Mexico's light-vehicle sales have surged at double-digit percentage rates over the first nine months of 2016. In September, light-vehicle sales grew 19.6% year on year (y/y) to 131,443 units, according to latest data from the Mexican Automotive Industry Association (Asociación Mexicana de La Industria Automotriz: AMIA). In January−September, sales increased 18.4% y/y to 1,119,106 units. By comparison, sales did not break the million-unit mark in 2015 until November. The market grew 19.1% in 2015, reaching sales of 1.35 million units, split between passenger cars, up 19.7% y/y to 892,194 units, and light commercial vehicles (LCVs), up 17.8% y/y to 459,454 units. Sales growth in Mexico is different from the trends in other global regions, in that passenger-car demand has accounted for about 85% of sales, while LCV demand has accounted for 15%. IHS Automotive earlier increased its forecast to sales growth of 11.6% in 2016, up from a previous forecast of a gain of 8.1%. With the September 2016 forecast, we now expect a full-year sales total of 1.559 million units.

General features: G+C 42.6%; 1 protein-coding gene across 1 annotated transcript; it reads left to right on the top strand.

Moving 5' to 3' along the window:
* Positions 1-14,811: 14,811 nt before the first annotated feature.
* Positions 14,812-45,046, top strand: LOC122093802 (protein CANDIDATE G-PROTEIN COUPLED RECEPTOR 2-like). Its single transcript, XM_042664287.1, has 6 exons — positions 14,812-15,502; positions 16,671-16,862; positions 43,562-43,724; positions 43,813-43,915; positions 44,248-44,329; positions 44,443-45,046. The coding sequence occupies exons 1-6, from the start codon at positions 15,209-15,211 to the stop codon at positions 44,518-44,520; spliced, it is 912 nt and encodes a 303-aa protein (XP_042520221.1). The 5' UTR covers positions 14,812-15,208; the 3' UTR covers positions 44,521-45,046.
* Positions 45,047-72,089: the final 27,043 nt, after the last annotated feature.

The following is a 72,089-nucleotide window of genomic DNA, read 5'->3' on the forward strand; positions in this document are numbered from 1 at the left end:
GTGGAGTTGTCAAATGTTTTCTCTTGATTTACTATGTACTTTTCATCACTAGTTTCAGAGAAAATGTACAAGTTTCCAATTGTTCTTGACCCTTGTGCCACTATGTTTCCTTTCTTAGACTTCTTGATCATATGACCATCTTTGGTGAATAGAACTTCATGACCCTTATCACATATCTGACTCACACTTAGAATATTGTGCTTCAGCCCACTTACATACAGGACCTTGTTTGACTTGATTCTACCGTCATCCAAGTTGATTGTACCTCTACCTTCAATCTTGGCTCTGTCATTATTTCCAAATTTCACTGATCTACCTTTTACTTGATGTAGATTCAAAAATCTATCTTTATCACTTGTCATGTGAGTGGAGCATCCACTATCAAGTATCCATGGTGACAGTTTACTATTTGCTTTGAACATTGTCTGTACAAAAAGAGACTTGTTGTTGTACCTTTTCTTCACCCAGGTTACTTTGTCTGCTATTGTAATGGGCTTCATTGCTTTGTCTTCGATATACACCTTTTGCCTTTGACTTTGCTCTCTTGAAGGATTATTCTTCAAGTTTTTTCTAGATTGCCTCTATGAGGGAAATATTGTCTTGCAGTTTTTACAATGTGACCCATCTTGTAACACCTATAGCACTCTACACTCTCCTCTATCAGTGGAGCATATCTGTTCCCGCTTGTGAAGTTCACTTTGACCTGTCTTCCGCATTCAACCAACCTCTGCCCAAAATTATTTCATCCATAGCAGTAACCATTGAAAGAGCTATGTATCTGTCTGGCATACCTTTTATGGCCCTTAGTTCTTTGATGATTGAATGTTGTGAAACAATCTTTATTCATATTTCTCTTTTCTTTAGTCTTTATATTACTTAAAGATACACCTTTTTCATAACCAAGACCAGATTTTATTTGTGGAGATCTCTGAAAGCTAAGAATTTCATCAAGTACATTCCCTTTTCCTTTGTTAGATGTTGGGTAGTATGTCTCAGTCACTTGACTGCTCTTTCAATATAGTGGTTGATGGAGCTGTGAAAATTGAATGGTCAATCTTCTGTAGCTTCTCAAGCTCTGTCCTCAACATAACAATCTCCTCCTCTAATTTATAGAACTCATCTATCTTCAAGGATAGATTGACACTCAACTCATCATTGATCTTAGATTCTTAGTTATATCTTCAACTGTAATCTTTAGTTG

Nissan (including luxury brand Infiniti) maintained its position as the best-selling auto group in Mexico in September, with Nissan sales up 15.1% y/y to 21,151 units and Infiniti sales up 14.3% y/y to 84 units. Volkswagen (VW) was again in second position for the month, although GM remains in second position in the year-to-date (YTD) figure. In September, the VW Group (Audi, Porsche, Seat, and VW) sold 19,101 units in Mexico, a gain of 9.7%, while General Motors (GM), under the Chevrolet badge, sold 17,176 units, a 18.7% gain. Ford was in fourth place, with the Ford brand selling 5,084 units, up 33.1%, and the Lincoln brand selling 30 units, down 2.5%. Toyota's sales of 4,421 units, up 16.0% y/y, were enough to keep the automaker ahead of Fiat Chrysler Automobiles (FCA), which sold 3,939 units, up 2.4%.